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starve

[stahrv] /stɑrv/
verb (used without object), starved, starving.
1.
to die or perish from lack of food or nourishment.
2.
to be in the process of perishing or suffering severely from hunger.
3.
to suffer from extreme poverty and need.
4.
to feel a strong need or desire:
The child was starving for affection.
5.
Chiefly British Dialect. to perish or suffer extremely from cold.
6.
Obsolete. to die.
verb (used with object), starved, starving.
7.
to cause to starve; kill, weaken, or reduce by lack of food.
8.
to subdue, or force to some condition or action, by hunger:
to starve a besieged garrison into a surrender.
9.
to cause to suffer for lack of something needed or craved.
10.
Chiefly British Dialect. to cause to perish, or to suffer extremely, from cold.
Origin
1000
before 1000; Middle English sterven, Old English steorfan to die; cognate with German sterben
Related forms
half-starved, adjective
half-starving, adjective
self-starved, adjective
unstarved, adjective
Dictionary.com Unabridged
Based on the Random House Dictionary, © Random House, Inc. 2014.
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British Dictionary definitions for un starved

starve

/stɑːv/
verb
1.
to die or cause to die from lack of food
2.
to deprive (a person or animal) or (of a person, etc) to be deprived of food
3.
(intransitive) (informal) to be very hungry
4.
foll by of or for. to deprive or be deprived (of something necessary), esp so as to cause suffering or malfunctioning: the engine was starved of fuel
5.
(transitive) foll by into. to bring (to) a specified condition by starving: to starve someone into submission
6.
(archaic) to be or cause to be extremely cold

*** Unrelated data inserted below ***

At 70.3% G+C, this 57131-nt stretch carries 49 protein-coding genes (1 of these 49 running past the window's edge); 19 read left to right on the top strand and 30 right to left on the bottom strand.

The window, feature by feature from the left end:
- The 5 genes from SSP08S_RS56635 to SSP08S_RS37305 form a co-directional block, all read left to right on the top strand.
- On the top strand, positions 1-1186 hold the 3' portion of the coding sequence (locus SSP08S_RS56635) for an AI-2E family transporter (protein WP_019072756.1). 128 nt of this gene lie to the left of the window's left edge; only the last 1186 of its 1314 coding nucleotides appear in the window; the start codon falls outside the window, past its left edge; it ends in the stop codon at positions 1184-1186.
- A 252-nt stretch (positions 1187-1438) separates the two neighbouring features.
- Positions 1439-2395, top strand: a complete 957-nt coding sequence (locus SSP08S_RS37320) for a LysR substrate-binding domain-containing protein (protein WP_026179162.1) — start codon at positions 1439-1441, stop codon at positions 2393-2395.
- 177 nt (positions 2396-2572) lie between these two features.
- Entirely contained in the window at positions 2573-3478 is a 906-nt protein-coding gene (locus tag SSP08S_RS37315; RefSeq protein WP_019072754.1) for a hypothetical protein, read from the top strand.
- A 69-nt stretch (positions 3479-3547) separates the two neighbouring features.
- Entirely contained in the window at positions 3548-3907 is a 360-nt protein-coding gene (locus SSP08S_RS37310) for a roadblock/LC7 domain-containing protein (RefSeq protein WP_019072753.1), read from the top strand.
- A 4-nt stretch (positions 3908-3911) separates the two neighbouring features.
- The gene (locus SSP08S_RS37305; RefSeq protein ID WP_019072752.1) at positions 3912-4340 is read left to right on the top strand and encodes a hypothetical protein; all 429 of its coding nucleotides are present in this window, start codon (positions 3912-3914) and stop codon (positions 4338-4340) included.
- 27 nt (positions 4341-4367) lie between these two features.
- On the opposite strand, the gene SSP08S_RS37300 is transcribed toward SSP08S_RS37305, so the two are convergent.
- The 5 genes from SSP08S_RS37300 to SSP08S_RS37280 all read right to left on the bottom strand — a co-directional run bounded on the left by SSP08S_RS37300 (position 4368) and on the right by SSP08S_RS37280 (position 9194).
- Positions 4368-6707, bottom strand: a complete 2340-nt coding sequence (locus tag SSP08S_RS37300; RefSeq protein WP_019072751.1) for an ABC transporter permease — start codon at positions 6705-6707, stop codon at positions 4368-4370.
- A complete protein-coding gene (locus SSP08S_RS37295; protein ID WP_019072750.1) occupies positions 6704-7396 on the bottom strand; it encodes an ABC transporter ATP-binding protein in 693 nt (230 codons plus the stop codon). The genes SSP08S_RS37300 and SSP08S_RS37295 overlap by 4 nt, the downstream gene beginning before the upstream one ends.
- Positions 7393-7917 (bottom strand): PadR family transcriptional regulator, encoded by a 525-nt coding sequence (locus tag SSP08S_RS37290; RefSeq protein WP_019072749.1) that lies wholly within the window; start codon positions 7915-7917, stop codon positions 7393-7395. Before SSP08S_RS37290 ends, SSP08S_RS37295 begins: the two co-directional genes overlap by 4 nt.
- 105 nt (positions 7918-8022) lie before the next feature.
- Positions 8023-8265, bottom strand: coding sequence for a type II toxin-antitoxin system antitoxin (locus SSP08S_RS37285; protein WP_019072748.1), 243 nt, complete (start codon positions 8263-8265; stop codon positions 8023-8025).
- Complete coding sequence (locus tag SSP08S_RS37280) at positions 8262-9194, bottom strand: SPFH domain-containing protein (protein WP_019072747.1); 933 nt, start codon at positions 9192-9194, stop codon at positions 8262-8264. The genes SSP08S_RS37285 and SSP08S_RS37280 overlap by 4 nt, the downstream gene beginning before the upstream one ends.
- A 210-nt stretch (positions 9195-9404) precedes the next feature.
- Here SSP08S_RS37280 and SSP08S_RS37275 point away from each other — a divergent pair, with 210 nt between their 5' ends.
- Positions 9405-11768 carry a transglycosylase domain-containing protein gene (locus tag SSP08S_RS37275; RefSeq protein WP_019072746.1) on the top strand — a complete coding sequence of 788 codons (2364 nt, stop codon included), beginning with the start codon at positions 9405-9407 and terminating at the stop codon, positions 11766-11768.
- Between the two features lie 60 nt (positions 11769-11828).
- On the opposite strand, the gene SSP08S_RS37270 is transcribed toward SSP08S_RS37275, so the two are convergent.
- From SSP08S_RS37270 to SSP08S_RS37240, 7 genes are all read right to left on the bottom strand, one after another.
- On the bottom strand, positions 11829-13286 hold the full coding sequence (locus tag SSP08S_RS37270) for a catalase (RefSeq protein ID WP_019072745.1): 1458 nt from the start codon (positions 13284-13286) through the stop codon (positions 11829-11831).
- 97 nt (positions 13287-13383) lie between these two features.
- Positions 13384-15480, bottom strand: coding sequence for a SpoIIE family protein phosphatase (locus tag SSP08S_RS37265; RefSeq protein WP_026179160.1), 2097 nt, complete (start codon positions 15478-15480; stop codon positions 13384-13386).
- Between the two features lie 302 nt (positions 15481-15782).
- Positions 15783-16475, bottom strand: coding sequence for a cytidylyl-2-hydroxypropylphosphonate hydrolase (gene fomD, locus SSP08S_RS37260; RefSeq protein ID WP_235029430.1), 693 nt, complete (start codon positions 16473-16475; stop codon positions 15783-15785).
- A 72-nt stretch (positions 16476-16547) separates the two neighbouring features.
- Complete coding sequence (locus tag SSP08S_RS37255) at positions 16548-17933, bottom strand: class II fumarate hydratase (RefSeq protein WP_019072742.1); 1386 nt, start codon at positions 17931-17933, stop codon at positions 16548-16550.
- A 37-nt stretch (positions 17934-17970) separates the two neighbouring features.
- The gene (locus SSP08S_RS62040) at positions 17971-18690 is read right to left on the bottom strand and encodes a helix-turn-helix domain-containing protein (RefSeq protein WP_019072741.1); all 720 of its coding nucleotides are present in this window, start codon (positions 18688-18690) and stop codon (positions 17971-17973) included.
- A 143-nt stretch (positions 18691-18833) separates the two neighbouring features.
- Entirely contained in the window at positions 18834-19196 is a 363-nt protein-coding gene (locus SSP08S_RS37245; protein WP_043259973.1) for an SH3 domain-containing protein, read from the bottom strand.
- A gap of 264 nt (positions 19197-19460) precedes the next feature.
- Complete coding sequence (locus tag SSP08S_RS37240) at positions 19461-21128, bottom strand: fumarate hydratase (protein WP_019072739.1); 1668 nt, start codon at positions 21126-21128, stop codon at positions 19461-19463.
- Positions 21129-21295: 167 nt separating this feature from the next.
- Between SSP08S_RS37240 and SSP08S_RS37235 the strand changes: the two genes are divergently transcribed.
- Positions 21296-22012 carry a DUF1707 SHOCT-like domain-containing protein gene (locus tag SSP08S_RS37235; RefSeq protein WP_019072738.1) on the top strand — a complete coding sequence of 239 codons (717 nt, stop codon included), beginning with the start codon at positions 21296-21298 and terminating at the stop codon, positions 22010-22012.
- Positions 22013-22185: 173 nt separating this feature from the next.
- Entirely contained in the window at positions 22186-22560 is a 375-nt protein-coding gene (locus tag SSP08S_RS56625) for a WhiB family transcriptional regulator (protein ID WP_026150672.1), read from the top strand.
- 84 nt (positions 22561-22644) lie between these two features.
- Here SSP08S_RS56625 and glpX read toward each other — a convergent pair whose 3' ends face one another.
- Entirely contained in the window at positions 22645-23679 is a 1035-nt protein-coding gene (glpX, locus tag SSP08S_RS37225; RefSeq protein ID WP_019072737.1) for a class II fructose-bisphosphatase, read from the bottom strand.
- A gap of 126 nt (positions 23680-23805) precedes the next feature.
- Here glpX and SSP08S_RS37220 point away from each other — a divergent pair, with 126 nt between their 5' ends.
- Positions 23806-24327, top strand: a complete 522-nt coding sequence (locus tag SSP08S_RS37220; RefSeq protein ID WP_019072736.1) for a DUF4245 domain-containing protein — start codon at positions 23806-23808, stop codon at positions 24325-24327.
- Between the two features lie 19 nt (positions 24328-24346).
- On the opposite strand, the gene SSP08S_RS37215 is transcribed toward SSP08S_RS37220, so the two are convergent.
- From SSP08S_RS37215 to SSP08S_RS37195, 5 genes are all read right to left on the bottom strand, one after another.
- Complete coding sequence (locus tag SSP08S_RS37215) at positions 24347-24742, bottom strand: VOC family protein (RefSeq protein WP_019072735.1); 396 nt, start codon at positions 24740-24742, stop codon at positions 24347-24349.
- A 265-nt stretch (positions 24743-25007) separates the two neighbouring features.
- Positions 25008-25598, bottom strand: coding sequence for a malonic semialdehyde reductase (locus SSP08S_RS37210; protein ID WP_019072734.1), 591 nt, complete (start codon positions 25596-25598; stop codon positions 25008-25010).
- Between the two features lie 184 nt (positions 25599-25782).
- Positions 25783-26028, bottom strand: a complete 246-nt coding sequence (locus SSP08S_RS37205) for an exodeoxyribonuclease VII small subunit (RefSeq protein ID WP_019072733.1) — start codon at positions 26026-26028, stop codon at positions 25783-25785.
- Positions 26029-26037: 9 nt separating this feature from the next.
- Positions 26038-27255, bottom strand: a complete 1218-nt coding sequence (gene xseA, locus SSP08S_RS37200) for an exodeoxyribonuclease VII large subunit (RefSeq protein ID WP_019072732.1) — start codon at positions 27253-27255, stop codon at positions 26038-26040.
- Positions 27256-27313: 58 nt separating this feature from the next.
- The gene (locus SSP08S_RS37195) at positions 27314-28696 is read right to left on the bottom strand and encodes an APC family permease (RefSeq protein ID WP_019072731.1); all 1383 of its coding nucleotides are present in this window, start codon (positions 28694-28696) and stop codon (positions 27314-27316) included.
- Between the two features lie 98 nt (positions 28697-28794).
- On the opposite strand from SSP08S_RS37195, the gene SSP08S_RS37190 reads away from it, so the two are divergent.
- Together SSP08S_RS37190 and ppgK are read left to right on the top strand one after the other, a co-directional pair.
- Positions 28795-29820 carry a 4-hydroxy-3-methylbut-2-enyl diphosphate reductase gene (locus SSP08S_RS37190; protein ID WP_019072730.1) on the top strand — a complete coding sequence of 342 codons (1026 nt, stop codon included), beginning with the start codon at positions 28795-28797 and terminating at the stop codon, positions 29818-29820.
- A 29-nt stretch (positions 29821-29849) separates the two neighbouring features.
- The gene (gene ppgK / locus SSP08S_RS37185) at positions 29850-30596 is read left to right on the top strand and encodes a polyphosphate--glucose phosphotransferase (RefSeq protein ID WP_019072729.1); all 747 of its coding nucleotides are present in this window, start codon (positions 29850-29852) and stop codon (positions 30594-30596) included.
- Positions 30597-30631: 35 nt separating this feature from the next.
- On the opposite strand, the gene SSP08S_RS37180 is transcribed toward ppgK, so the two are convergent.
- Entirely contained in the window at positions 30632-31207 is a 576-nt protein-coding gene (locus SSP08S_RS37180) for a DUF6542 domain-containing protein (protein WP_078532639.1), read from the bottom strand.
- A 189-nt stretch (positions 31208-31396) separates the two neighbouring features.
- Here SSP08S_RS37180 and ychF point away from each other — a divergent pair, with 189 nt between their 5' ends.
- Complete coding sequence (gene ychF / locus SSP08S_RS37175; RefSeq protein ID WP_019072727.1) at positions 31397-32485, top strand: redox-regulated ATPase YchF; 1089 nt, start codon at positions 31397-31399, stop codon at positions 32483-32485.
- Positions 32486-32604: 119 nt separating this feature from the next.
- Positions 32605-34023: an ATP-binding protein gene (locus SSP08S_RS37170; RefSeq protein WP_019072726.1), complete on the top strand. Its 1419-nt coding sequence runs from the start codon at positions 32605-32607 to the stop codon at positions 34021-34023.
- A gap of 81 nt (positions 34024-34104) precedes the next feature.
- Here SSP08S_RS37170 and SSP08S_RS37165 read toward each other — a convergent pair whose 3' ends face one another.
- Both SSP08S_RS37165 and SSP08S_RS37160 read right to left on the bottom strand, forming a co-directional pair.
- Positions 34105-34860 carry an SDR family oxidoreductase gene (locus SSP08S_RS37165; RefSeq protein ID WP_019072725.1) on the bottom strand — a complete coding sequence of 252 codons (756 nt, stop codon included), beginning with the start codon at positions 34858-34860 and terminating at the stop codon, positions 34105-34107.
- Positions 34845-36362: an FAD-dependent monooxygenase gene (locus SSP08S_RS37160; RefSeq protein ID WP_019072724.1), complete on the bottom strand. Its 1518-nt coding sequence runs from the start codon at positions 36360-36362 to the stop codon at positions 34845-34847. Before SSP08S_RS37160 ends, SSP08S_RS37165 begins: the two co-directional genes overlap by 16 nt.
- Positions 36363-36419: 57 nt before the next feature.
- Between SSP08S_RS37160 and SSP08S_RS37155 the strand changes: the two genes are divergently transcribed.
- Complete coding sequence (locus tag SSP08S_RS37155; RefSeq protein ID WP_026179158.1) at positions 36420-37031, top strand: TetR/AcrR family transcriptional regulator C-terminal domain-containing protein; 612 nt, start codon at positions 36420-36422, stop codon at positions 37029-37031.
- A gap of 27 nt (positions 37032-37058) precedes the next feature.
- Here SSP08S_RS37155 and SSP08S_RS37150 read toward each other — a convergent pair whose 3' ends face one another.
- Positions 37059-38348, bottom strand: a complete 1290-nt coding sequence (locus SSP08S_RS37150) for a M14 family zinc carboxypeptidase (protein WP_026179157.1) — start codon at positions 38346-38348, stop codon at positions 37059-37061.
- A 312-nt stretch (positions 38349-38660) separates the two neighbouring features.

Derived Forms
starver, noun
Word Origin
Old English steorfan to die; related to Old Frisian sterva to die, Old High German sterban to die
Collins English Dictionary - Complete & Unabridged 2012 Digital Edition
© William Collins Sons & Co. Ltd. 1979, 1986 © HarperCollins
Publishers 1998, 2000, 2003, 2005, 2006, 2007, 2009, 2012
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Word Origin and History for un starved

starve

v.

Old English steorfan "to die" (past tense stearf, past participle storfen), from Proto-Germanic *sterban "be stiff" (cf. Old Frisian sterva, Dutch sterven, Old High German sterban "to die," Old Norse stjarfi "tetanus"), from PIE root *ster- "stiff, rigid" (cf. Greek sterphnios "stiff, rigid," sterphos "hide, skin," Old Church Slavonic strublu "strong, hard;" see stare).

The conjugation became weak in English by 16c. The sense narrowed to "die of cold" (14c.); meaning "to kill with hunger" is first recorded 1520s (earlier to starve of hunger, early 12c.). Intransitive sense of "to die of hunger" dates from 1570s. German cognate sterben retains the original sense of the word, but the English has come so far from its origins that starve to death (1910) is now common.

Online Etymology Dictionary, © 2010 Douglas Harper
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un starved in Medicine

starve (stärv)
v. starved, starv·ing, starves

  1. To suffer or die from extreme or prolonged lack of food.

  2. To deprive of food so as to cause suffering or death.

The American Heritage® Stedman's Medical Dictionary
Copyright © 2002, 2001, 1995 by Houghton Mifflin Company. Published by Houghton Mifflin Company.
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